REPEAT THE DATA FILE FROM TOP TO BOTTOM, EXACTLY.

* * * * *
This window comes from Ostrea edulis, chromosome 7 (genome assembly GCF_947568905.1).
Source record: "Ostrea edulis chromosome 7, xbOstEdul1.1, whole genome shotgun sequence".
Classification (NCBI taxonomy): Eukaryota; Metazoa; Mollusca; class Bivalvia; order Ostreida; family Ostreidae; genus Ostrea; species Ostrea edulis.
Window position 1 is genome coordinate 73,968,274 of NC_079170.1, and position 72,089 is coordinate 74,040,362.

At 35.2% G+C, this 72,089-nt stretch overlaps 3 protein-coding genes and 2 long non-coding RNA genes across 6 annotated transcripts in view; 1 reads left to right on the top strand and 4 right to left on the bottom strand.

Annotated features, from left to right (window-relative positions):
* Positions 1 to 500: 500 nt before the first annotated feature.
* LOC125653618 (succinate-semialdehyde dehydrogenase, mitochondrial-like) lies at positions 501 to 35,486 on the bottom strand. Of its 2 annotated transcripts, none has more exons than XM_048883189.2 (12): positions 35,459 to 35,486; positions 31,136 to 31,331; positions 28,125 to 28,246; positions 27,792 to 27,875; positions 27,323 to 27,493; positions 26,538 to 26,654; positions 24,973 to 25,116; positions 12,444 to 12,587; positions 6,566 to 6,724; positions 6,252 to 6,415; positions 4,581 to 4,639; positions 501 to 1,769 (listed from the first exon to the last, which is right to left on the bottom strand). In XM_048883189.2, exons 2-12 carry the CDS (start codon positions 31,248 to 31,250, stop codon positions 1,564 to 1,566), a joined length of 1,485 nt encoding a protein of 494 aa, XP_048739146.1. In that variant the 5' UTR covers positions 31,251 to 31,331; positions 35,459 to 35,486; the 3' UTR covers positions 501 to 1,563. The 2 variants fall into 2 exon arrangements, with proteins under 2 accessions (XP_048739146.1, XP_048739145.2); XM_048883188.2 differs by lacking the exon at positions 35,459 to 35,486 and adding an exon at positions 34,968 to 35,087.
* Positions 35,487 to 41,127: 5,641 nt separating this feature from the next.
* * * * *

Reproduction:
This window comes from Ostrea edulis, chromosome 7 (genome assembly GCF_947568905.1).
Source record: "Ostrea edulis chromosome 7, xbOstEdul1.1, whole genome shotgun sequence".
Classification (NCBI taxonomy): Eukaryota; Metazoa; Mollusca; class Bivalvia; order Ostreida; family Ostreidae; genus Ostrea; species Ostrea edulis.
Window position 1 is genome coordinate 73,968,274 of NC_079170.1, and position 72,089 is coordinate 74,040,362.

At 35.2% G+C, this 72,089-nt stretch overlaps 3 protein-coding genes and 2 long non-coding RNA genes across 6 annotated transcripts in view; 1 reads left to right on the top strand and 4 right to left on the bottom strand.

Annotated features, from left to right (window-relative positions):
* Positions 1 to 500: 500 nt before the first annotated feature.
* LOC125653618 (succinate-semialdehyde dehydrogenase, mitochondrial-like) lies at positions 501 to 35,486 on the bottom strand. Of its 2 annotated transcripts, none has more exons than XM_048883189.2 (12): positions 35,459 to 35,486; positions 31,136 to 31,331; positions 28,125 to 28,246; positions 27,792 to 27,875; positions 27,323 to 27,493; positions 26,538 to 26,654; positions 24,973 to 25,116; positions 12,444 to 12,587; positions 6,566 to 6,724; positions 6,252 to 6,415; positions 4,581 to 4,639; positions 501 to 1,769 (listed from the first exon to the last, which is right to left on the bottom strand). In XM_048883189.2, exons 2-12 carry the CDS (start codon positions 31,248 to 31,250, stop codon positions 1,564 to 1,566), a joined length of 1,485 nt encoding a protein of 494 aa, XP_048739146.1. In that variant the 5' UTR covers positions 31,251 to 31,331; positions 35,459 to 35,486; the 3' UTR covers positions 501 to 1,563. The 2 variants fall into 2 exon arrangements, with proteins under 2 accessions (XP_048739146.1, XP_048739145.2); XM_048883188.2 differs by lacking the exon at positions 35,459 to 35,486 and adding an exon at positions 34,968 to 35,087.
* Positions 35,487 to 41,127: 5,641 nt separating this feature from the next.